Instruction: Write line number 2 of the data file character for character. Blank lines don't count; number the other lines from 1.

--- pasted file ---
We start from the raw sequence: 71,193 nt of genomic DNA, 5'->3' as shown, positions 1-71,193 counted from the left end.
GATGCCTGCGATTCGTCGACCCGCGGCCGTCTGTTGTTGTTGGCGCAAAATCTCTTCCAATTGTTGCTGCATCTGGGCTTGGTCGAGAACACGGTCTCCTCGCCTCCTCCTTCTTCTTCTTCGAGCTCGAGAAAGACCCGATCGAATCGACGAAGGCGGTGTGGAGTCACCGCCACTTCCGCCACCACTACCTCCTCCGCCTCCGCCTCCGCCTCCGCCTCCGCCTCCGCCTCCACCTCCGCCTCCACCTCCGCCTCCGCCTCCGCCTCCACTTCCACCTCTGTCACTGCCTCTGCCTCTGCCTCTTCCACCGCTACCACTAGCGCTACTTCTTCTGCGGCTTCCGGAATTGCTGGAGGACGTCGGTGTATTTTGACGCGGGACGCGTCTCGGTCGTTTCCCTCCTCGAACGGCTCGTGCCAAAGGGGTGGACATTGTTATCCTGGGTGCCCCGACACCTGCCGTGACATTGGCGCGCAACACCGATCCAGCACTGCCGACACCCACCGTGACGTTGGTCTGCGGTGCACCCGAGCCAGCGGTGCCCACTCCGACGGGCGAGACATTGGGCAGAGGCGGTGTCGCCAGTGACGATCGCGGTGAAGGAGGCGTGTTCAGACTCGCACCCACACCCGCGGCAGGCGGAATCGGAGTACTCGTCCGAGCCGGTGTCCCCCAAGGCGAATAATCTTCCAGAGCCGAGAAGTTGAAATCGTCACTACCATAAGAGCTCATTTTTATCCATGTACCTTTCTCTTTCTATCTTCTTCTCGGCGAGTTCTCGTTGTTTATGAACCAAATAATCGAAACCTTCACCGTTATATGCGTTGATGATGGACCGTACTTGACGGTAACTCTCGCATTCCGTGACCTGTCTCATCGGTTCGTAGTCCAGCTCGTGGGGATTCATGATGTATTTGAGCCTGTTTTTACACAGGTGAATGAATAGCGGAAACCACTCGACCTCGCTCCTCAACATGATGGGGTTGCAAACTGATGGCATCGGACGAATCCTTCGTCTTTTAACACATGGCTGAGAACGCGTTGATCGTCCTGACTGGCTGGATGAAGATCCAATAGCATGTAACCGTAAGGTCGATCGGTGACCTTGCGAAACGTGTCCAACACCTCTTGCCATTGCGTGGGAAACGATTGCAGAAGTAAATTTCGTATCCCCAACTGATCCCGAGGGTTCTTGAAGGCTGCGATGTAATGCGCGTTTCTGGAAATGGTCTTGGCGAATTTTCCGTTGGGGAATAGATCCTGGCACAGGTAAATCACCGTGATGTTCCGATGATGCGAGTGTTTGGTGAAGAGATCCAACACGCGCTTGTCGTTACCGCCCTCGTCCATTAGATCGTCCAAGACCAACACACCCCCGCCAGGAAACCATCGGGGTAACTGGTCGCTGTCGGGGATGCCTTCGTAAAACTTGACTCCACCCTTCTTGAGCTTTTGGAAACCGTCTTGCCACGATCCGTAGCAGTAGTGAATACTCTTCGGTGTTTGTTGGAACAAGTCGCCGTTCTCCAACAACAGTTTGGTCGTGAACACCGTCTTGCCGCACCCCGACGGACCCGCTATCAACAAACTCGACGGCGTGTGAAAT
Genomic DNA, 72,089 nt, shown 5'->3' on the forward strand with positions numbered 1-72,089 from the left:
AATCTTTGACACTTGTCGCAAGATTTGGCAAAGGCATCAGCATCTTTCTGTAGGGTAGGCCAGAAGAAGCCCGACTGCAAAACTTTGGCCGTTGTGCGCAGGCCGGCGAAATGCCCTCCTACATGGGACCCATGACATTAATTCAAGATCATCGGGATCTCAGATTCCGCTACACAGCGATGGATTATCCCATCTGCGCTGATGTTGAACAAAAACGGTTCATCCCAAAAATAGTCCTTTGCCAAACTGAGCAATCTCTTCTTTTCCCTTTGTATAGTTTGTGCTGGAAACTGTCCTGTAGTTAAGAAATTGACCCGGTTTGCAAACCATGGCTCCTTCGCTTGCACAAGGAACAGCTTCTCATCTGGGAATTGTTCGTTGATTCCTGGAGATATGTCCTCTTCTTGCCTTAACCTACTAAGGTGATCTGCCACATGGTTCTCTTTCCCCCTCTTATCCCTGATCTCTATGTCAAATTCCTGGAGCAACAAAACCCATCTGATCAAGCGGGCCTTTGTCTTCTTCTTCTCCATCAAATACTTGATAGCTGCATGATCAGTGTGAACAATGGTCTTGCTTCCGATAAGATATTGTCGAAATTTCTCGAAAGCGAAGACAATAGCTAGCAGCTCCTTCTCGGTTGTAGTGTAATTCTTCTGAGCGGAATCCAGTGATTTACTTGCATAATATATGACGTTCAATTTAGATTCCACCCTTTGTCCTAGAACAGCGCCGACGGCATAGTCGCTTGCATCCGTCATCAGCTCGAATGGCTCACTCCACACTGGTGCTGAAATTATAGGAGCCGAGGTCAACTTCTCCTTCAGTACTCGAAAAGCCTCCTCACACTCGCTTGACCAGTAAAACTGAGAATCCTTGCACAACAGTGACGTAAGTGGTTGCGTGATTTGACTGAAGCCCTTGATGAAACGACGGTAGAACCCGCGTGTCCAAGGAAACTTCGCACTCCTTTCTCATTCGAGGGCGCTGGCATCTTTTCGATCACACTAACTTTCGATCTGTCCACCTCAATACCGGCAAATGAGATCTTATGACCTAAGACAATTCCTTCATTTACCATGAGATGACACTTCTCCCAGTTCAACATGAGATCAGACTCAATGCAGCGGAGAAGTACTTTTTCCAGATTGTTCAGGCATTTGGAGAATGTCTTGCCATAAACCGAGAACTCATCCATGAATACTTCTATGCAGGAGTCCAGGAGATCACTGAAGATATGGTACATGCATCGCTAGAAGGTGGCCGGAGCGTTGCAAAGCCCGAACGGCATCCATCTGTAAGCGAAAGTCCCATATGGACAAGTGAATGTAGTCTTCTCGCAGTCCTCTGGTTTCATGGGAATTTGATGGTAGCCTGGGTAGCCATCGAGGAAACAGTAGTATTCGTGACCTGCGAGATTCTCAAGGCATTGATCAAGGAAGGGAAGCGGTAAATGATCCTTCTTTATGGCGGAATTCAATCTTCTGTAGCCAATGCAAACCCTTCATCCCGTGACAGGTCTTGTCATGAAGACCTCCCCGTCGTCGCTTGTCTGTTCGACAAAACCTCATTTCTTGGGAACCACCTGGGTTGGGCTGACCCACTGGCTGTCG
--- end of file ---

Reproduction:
GATGCCTGCGATTCGTCGACCCGCGGCCGTCTGTTGTTGTTGGCGCAAAATCTCTTCCAATTGTTGCTGCATCTGGGCTTGGTCGAGAACACGGTCTCCTCGCCTCCTCCTTCTTCTTCTTCGAGCTCGAGAAAGACCCGATCGAATCGACGAAGGCGGTGTGGAGTCACCGCCACTTCCGCCACCACTACCTCCTCCGCCTCCGCCTCCGCCTCCGCCTCCGCCTCCGCCTCCACCTCCGCCTCCACCTCCGCCTCCGCCTCCGCCTCCACTTCCACCTCTGTCACTGCCTCTGCCTCTGCCTCTTCCACCGCTACCACTAGCGCTACTTCTTCTGCGGCTTCCGGAATTGCTGGAGGACGTCGGTGTATTTTGACGCGGGACGCGTCTCGGTCGTTTCCCTCCTCGAACGGCTCGTGCCAAAGGGGTGGACATTGTTATCCTGGGTGCCCCGACACCTGCCGTGACATTGGCGCGCAACACCGATCCAGCACTGCCGACACCCACCGTGACGTTGGTCTGCGGTGCACCCGAGCCAGCGGTGCCCACTCCGACGGGCGAGACATTGGGCAGAGGCGGTGTCGCCAGTGACGATCGCGGTGAAGGAGGCGTGTTCAGACTCGCACCCACACCCGCGGCAGGCGGAATCGGAGTACTCGTCCGAGCCGGTGTCCCCCAAGGCGAATAATCTTCCAGAGCCGAGAAGTTGAAATCGTCACTACCATAAGAGCTCATTTTTATCCATGTACCTTTCTCTTTCTATCTTCTTCTCGGCGAGTTCTCGTTGTTTATGAACCAAATAATCGAAACCTTCACCGTTATATGCGTTGATGATGGACCGTACTTGACGGTAACTCTCGCATTCCGTGACCTGTCTCATCGGTTCGTAGTCCAGCTCGTGGGGATTCATGATGTATTTGAGCCTGTTTTTACACAGGTGAATGAATAGCGGAAACCACTCGACCTCGCTCCTCAACATGATGGGGTTGCAAACTGATGGCATCGGACGAATCCTTCGTCTTTTAACACATGGCTGAGAACGCGTTGATCGTCCTGACTGGCTGGATGAAGATCCAATAGCATGTAACCGTAAGGTCGATCGGTGACCTTGCGAAACGTGTCCAACACCTCTTGCCATTGCGTGGGAAACGATTGCAGAAGTAAATTTCGTATCCCCAACTGATCCCGAGGGTTCTTGAAGGCTGCGATGTAATGCGCGTTTCTGGAAATGGTCTTGGCGAATTTTCCGTTGGGGAATAGATCCTGGCACAGGTAAATCACCGTGATGTTCCGATGATGCGAGTGTTTGGTGAAGAGATCCAACACGCGCTTGTCGTTACCGCCCTCGTCCATTAGATCGTCCAAGACCAACACACCCCCGCCAGGAAACCATCGGGGTAACTGGTCGCTGTCGGGGATGCCTTCGTAAAACTTGACTCCACCCTTCTTGAGCTTTTGGAAACCGTCTTGCCACGATCCGTAGCAGTAGTGAATACTCTTCGGTGTTTGTTGGAACAAGTCGCCGTTCTCCAACAACAGTTTGGTCGTGAACACCGTCTTGCCGCACCCCGACGGACCCGCTATCAACAAACTCGACGGCGTGTGAAAT